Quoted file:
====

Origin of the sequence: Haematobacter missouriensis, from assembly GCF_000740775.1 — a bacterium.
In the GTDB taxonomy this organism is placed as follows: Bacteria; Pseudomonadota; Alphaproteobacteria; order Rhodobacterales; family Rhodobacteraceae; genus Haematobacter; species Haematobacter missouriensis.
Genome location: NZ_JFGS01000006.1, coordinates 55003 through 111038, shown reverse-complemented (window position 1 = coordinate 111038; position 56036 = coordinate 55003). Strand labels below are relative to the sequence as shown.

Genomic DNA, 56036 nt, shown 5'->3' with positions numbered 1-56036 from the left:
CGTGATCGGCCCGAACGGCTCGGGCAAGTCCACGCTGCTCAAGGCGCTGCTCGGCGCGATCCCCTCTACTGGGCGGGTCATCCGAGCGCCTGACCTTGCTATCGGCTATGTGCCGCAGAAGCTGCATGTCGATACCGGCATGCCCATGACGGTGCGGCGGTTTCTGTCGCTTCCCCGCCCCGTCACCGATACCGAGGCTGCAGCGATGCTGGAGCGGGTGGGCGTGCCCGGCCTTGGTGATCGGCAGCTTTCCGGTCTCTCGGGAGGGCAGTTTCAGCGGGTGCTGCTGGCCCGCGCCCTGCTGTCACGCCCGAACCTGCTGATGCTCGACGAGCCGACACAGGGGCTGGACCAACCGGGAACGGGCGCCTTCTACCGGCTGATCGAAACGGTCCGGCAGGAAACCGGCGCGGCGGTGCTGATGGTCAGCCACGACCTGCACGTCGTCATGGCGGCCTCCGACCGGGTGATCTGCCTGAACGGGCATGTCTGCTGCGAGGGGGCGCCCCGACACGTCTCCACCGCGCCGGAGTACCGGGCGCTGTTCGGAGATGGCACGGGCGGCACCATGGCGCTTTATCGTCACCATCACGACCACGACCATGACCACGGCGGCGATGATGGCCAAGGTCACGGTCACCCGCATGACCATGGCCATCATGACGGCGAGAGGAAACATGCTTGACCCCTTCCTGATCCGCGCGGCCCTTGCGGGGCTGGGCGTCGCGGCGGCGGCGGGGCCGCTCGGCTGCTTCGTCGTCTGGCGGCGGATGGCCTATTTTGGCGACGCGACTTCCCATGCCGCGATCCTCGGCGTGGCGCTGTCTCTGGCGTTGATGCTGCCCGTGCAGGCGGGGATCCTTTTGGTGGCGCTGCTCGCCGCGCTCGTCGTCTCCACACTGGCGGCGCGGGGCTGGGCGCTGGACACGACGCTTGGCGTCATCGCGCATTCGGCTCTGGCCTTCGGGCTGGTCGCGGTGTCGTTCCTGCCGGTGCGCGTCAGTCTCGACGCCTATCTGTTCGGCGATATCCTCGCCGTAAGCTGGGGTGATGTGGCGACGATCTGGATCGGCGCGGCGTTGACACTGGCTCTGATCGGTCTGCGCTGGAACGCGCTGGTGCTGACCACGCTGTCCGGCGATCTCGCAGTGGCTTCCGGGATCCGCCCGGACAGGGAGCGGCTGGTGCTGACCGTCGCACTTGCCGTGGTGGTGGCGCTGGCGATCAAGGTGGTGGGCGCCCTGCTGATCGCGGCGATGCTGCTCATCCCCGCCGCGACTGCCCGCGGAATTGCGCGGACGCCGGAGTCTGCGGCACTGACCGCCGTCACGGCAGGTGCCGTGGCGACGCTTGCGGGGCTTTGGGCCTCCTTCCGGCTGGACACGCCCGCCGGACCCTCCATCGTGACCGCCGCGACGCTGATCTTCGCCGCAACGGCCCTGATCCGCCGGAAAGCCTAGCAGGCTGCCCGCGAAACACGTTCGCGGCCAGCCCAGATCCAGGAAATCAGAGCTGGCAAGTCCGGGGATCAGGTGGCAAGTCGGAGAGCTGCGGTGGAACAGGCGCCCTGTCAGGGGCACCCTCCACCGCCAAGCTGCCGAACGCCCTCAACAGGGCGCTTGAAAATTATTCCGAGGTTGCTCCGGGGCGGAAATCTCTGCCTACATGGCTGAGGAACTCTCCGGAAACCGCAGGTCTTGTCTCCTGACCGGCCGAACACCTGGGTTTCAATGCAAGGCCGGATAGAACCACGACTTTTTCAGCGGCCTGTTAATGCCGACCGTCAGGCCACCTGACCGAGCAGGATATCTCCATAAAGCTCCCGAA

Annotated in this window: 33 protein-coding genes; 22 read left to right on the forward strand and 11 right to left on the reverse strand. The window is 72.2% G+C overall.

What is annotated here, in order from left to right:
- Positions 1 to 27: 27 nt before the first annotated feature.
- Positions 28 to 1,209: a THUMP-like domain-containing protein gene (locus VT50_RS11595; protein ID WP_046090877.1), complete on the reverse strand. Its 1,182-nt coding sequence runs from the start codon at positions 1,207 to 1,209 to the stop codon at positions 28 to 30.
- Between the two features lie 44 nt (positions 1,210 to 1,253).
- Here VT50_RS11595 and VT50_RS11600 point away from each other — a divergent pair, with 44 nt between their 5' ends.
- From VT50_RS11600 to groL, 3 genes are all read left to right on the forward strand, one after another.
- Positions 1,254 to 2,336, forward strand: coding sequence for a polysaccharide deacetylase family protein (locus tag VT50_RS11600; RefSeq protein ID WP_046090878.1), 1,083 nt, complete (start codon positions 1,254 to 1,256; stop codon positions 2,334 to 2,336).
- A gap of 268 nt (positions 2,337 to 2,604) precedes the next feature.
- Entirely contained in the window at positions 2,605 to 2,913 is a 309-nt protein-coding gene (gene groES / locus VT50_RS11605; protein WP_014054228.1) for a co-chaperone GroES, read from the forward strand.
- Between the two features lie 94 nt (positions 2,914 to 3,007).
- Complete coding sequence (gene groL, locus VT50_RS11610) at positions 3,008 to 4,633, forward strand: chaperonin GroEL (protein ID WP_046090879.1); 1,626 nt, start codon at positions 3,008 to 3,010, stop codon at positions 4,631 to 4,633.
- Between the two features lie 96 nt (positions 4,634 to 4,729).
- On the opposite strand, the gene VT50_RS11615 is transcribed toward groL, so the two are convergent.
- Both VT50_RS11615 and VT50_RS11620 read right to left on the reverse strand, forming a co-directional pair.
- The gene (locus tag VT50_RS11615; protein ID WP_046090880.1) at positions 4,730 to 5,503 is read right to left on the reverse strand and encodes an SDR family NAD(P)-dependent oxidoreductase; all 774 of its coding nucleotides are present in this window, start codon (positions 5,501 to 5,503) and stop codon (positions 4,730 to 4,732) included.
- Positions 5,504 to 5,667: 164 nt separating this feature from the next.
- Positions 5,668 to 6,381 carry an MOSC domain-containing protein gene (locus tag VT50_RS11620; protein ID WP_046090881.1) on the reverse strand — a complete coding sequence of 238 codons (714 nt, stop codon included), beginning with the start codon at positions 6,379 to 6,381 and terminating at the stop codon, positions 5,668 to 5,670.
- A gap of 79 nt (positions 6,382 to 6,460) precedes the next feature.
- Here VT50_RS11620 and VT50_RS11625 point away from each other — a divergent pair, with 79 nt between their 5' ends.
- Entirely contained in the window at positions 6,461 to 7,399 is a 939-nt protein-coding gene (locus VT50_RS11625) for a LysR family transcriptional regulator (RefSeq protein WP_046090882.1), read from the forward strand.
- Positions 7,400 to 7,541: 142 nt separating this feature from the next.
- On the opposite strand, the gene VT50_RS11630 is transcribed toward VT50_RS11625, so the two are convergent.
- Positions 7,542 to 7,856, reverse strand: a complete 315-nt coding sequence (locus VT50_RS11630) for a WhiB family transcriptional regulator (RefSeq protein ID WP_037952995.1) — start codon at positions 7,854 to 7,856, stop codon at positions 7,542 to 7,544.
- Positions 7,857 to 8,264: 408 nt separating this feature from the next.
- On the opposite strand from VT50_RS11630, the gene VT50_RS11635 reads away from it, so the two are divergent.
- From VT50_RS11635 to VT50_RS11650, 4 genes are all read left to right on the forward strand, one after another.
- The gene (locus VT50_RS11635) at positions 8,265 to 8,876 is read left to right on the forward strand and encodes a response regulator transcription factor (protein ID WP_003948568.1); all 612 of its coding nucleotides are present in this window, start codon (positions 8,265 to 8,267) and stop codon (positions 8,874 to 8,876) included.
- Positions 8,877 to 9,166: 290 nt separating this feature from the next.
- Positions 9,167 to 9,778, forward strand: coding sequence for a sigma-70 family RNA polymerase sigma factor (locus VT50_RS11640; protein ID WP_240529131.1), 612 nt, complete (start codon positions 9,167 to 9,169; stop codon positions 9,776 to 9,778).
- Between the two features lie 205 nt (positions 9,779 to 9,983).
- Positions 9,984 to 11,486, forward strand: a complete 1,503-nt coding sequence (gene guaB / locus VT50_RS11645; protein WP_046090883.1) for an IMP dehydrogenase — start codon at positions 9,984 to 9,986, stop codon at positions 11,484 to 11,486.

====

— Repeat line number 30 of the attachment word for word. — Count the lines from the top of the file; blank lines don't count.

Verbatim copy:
- Positions 7,857 to 8,264: 408 nt separating this feature from the next.